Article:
Confident cat is a happier cat

A confident cat is a happy cat. Why? Why is it good to live with a confident cat? Before I tell you why I think it is a good thing, I would like to say that I am drawn to cats that lack confidence. I see their vulnerability and I want to make them stronger. That sentence gives a clue as to what I am about to say.

Confident looking Bengal cat enjoying himself
Confident looking Bengal cat enjoying himself. Picture: Pinterest.


You can apply the same rules to people and cats when it comes to discussing confidence. A confident person is less likely to be anxious about the sort of things that are around him and which affect him/her. As anxiety makes you unhappy, less of it makes you happier or more content. Also, a confident animal is more able to deal with what is thrown at him or her. This is good.

The same rules apply to cats. A confident cat is a happy cat. They are able to express their views and natural instincts and behavior. This is shown in positive vocalizations in asking for food, for example. A cat that asks for food in a positive way is a cat that feels at home and that has become a part of the family.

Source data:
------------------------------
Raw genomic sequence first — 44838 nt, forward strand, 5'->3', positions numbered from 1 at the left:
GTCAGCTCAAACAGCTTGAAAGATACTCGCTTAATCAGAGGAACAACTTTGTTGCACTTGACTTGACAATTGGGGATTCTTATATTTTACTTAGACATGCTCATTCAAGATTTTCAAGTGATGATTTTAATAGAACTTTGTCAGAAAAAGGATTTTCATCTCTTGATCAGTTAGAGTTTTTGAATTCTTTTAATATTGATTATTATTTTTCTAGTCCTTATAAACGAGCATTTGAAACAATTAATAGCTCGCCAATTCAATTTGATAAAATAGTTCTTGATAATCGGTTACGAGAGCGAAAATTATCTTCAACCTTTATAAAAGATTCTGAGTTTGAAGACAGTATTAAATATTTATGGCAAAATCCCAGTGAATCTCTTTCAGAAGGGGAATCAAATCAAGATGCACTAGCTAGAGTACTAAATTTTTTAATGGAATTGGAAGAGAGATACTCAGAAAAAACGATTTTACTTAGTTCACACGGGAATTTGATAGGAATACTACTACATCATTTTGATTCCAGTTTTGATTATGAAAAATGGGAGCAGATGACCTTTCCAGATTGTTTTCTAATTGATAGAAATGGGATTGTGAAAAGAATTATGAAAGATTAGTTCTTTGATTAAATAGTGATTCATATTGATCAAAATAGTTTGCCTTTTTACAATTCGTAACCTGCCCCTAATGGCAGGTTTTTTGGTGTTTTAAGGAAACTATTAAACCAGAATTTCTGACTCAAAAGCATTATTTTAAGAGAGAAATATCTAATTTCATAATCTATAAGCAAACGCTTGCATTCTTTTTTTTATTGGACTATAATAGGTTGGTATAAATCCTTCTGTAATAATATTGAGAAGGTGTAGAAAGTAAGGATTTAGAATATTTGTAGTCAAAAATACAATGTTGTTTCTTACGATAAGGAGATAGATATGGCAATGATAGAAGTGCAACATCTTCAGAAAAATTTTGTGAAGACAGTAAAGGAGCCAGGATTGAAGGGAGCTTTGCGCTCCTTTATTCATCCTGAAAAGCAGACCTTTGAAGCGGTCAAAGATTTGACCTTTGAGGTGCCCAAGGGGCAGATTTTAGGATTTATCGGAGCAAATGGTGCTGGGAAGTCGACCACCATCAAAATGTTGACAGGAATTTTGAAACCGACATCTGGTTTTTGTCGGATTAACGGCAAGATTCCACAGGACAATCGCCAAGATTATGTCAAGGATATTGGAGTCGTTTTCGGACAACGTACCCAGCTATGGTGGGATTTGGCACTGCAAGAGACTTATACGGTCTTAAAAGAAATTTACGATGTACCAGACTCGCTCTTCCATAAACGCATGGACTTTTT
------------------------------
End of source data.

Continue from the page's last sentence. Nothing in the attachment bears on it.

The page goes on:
Vocalizations are good. They might irritate a bit from time to time but they are a sign of a contented cat that is part of the family. It means the cat feels like an equal, which is what we strive for as concerned cat caretakers.

When you select a kitten from a breeder, pick out the confident cat that comes to you. On second thoughts, why not try this: pick out the timid cat who is frightened, adopt them and take them home. Love them and fill them with confidence to allow them to be happier. This is my preferred choice as an adopter.

Of course, it perhaps goes without saying that a cat's character is dictated by their genetic inheritance and the environment in which they are raised and live. You can't change the former but you can improve the latter and therefore improve their confidence.

The point is that some timid cats can be drawn out and made more confident but they will always remain somewhat timid. There is, though, a great charm in a timid cat and there are advantages. One springs to mind immediately: they are less likely to roam if allowed outside and get into trouble and as a consequence be injured.

It is the foolhardy, young and confident male cats who are more likely to be hit by a car on the road. Confidence can lead to unhappiness sometimes.

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